Special Report

32 Amazing Women Inventors

Source: Charles Rogers / Wikimedia Commons

21. Lynn Conway
> Year of birth: 1938
> Birthplace: Mount Vernon, New York
> Occupation: Computer scientist
> Invention: Pioneer of microelectronics chip design

Lynn Conway is more than an inventor — she’s a revolutionary. Along with Carver Mead, Conway is credited with the Mead & Conway revolution, a design process for the integrated circuits that make microchips. She also invented generalized dynamic instruction handling, which is used to improve computer processor performance. Conway has received numerous awards, medals, and honorary doctorates for her contributions to computer sciences. She is also a prominent transgender activist.

Source: MBisanz / Wikimedia Commons

22. Erna Schneider Hoover
> Year of birth: 1926
> Birthplace: Irvington, New Jersey
> Occupation: Mathematician
> Invention: Invented computerized telephone switching method

While working at Bell Labs in New Jersey, mathematician Erna Hoover invented a way to monitor the frequency of incoming calls and prioritize tasks so as to avoid overloading phone switches. In 1971, she received a patent for a Feedback Control Monitor for Stored Program Data Processing System — one of the first software patents ever issued — and the principles of her invention are still applied in telecommunications equipment today. Hoover also worked on radar control programs for the interception of intercontinental ballistic missile warheads. In 2008, she was inducted into the National Inventors Hall of Fame.

Source: Creative Commons / Wikimedia Commons

23. Ann A. Kiessling
> Year of birth: 1942
> Birthplace: Baker City, Oregon
> Occupation: Reproductive biologist
> Invention: Groundbreaking work in stem research, in vitro fertilization

Ann Kiessling discovered reverse transcriptase — converting RNA to DNA — in normal human cells in 1979. Prior to this, it was assumed that reverse transcriptase was an enzyme found only in retroviruses such as HIV. Her research into eggs and embryos led to advances in Human In Vitro Fertilization (IVF). In 1985, Kiessling was recruited by Harvard Medical School, and in 2000 she moved into stem cell research. Kiessling currently works at the Bedford Stem Cell Research Foundation, where she focuses on the development of parthenote stem cells, which are derived from unfertilized human eggs, and neurospheres, which are neural stem cells.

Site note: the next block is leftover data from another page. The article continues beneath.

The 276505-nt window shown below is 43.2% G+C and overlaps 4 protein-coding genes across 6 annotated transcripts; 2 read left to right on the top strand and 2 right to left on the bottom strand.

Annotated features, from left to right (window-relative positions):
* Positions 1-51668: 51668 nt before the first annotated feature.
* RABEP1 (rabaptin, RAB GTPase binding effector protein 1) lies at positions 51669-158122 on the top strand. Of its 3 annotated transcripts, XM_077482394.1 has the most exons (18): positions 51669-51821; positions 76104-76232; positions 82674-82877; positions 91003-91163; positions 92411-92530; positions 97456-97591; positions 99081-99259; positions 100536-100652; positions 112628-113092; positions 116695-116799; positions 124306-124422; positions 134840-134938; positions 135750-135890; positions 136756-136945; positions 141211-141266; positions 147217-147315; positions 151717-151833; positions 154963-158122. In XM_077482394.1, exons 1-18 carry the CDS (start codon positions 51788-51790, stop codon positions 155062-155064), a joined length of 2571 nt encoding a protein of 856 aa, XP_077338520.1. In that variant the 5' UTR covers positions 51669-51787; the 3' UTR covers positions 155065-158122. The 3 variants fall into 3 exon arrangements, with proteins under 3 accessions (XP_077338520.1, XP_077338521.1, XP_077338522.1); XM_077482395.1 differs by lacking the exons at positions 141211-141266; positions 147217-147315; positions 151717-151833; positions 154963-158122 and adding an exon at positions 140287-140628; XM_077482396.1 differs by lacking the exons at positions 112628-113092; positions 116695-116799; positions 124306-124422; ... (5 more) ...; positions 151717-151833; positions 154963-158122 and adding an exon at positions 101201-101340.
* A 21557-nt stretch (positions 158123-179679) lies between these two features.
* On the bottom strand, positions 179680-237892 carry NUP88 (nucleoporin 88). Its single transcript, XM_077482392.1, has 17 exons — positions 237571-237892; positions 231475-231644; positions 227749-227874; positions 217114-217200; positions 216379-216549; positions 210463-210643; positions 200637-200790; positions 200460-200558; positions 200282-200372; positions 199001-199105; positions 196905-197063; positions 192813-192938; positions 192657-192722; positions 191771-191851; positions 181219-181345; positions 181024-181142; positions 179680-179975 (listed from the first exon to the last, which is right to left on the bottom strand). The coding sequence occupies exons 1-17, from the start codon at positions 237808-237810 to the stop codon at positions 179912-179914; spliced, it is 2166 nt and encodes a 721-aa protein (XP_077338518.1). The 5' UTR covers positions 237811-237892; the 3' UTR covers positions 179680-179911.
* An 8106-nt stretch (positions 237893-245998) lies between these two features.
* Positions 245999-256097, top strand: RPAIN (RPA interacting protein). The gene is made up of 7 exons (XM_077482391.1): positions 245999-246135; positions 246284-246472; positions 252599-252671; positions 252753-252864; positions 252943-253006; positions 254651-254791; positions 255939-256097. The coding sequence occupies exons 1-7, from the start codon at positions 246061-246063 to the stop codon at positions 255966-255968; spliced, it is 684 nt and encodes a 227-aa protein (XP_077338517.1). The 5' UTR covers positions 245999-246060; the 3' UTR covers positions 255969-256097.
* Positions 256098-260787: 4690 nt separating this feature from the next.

Source: daoleduc / iStock

24. Ruane Sharon Jeter
> Year of birth: 1959
> Birthplace: Los Angeles, California
> Occupation: Inventor
> Invention: Invented toaster with a digital timer

Ruane Jeter invented a toaster with a digital timer that allows users to choose how well they want their bread toasted. She also collaborated with her sister Sheila to develop a multi-functional machine that included a stapler, staple remover, pencil sharpener, and other features. Jeter is nothing if not versatile — she also has several patents for medical devices, including a disposable scalpel, a drug cartridge, and a self-injection device.

Source: Courtesy of the European Patent Office

25. Laura van ‘t Veer
> Year of birth: 1957
> Birthplace: The Netherlands
> Occupation: Molecular biologist
> Invention: Gene-based tissue test for breast cancer

Laura van ‘t Veer invented a gene-based tissue test that enables targeted treatment of breast cancer. By providing a more reliable prognosis, patients and doctors are better able to decide whether chemotherapy is necessary. She also co-founded Agendia Inc., a molecular diagnostics and personalized medicine company, and heads a breast oncology program at the University of California, San Francisco. Van ‘t Veer won a European Inventor Award in 2015 and a European Cancer Organization Clinical Research Award in 2017.

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